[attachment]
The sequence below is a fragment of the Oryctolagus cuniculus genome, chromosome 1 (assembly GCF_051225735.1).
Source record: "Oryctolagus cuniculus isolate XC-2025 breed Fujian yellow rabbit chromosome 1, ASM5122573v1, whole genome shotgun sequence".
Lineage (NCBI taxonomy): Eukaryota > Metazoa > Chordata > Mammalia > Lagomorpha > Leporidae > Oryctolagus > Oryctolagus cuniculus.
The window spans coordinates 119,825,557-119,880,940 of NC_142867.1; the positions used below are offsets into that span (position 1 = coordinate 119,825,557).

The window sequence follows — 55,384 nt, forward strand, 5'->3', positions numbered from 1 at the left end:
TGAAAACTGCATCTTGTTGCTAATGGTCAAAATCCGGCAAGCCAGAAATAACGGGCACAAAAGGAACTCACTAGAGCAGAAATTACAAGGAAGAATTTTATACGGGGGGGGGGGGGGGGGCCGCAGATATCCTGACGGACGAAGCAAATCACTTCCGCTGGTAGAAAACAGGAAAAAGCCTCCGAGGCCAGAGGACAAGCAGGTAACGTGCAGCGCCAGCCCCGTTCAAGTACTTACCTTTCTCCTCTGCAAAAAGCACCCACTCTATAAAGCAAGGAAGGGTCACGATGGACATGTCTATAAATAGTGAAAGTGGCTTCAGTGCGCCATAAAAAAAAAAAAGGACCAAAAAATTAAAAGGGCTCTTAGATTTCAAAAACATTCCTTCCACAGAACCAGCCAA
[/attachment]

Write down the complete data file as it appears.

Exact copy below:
The sequence below is a fragment of the Oryctolagus cuniculus genome, chromosome 1 (assembly GCF_051225735.1).
Source record: "Oryctolagus cuniculus isolate XC-2025 breed Fujian yellow rabbit chromosome 1, ASM5122573v1, whole genome shotgun sequence".
Lineage (NCBI taxonomy): Eukaryota > Metazoa > Chordata > Mammalia > Lagomorpha > Leporidae > Oryctolagus > Oryctolagus cuniculus.
The window spans coordinates 119,825,557-119,880,940 of NC_142867.1; the positions used below are offsets into that span (position 1 = coordinate 119,825,557).

The window sequence follows — 55,384 nt, forward strand, 5'->3', positions numbered from 1 at the left end:
TGAAAACTGCATCTTGTTGCTAATGGTCAAAATCCGGCAAGCCAGAAATAACGGGCACAAAAGGAACTCACTAGAGCAGAAATTACAAGGAAGAATTTTATACGGGGGGGGGGGGGGGGGCCGCAGATATCCTGACGGACGAAGCAAATCACTTCCGCTGGTAGAAAACAGGAAAAAGCCTCCGAGGCCAGAGGACAAGCAGGTAACGTGCAGCGCCAGCCCCGTTCAAGTACTTACCTTTCTCCTCTGCAAAAAGCACCCACTCTATAAAGCAAGGAAGGGTCACGATGGACATGTCTATAAATAGTGAAAGTGGCTTCAGTGCGCCATAAAAAAAAAAAAGGACCAAAAAATTAAAAGGGCTCTTAGATTTCAAAAACATTCCTTCCACAGAACCAGCCAA